Dad died after doctors waited outside his home, the lawsuit says. His son called 911 twice | spcilvly


A Seattle man died of cardiac arrest after his 13-year-old son called 911 twice because he was “barely breathing” and had suffered a heart attack, according to his family’s lawsuit.

Before the boy called 911 a second time, doctors were already outside his father’s apartment, waiting, on Nov. 2, 2021, a complaint filed in Washington State Superior Court in King County says. .

After their arrival, first responders entered the apartment 13 minutes later when their attempts to perform CPR and use a defibrillator on William Yurek were unsuccessful, according to the complaint.

Yurek, a father of four, died at age 46, according to personal injury attorney Mark Lindquist, who represented Yurek’s family.

Doctors delayed rescuing Yurek because they were waiting for a police escort, since Yurek was mistakenly on an outdated “hit list” of people considered hostile to first responders, according to the complaint, which says “a previous tenant had been in the (blacklist). “

Yurek’s apartment was “marked with a ‘note of caution’ for reported hostility toward Seattle firefighters and police,” the complaint says.

A year after Yurek’s family sued the city of Seattle over his death, their wrongful death lawsuit was settled for $1,860,000 on October 2, Linquist announced in a press release.

“The family wanted justice. They wanted responsibility. And they wanted the city to fix this problem so it wouldn’t happen to anyone else,” Lindquist told McClatchy News in a statement on Oct. 3.

“Our lawsuit accomplished all of this,” Lindquist added.

McClatchy News reached out to Seattle city officials for comment on Oct. 3 and did not receive an immediate response.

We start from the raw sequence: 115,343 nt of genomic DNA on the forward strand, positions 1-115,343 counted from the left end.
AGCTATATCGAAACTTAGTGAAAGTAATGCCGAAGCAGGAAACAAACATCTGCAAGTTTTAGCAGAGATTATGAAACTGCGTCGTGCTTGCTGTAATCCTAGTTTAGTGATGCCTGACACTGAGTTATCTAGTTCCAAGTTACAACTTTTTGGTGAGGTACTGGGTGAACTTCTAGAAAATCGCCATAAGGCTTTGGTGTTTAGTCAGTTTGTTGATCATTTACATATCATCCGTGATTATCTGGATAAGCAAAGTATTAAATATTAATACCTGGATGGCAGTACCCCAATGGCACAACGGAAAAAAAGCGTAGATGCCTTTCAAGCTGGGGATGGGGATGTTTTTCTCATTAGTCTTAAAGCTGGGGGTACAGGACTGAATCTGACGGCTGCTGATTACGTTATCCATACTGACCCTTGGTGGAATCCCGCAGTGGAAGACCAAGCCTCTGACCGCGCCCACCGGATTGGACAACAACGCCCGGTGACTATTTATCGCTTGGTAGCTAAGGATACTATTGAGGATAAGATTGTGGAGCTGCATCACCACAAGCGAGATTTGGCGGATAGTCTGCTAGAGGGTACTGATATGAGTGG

About four minutes after Yurek’s son’s second 911 call, medics entered the apartment without waiting “further for the police,” the complaint says.

“Once inside, doctors did everything they could to save Will’s life,” Lindquist said in the news release. “The family has always been grateful to the doctors who broke protocol to come in and do the best they could.”

Yurek’s three youngest children will receive money from the settlement when they are adults, according to the statement.

Her son, who dialed 911 and is now 15, plans to go to law school in the future, according to Lindquist.

“Now you won’t have to worry about paying tuition,” Lindquist told McClatchy News.

Lawsuit Forces Seattle to Revisit ‘Blacklist’ Guidelines

If Seattle’s blacklist protocol had not prevented doctors from immediately responding to Yurek when they arrived at his apartment, he would have had a 25% chance of survival, according to some experts who reviewed the case, according to the statement.

An expert testifying on behalf of Seattle said Yurek’s chances of survival were less than 25% due to “prior drug use and pre-existing medical conditions,” according to the statement, which said Yurek was recovering from addiction before die.

After Yurek’s family filed their lawsuit, Seattle revised its blacklisting guidelines, according to the statement.

A spokesperson for the Seattle City Attorney’s Office, Tim Robinson, confirmed this to the Seattle Times.

Any “note of caution” about Seattle residents will expire after a year, “or will be reviewed and renewed,” according to Robinson, the newspaper reported.

Additionally, a Seattle Fire Department spokesperson told KIRO Newsradio in a statement about the lawsuit settlement that “cautionary notes regarding the need for (Seattle Police Department) assistance due to violent or threatening behavior should be noted.” (now) checked after each response submitted. to the address.”

“A note of caution should be removed if the SFD learns that the occupant no longer lives at the address,” the spokesperson added, according to the outlet.

Ultimately, Yurek’s family believes the case was “resolved fairly and equitably,” Lindquist said in the news release.

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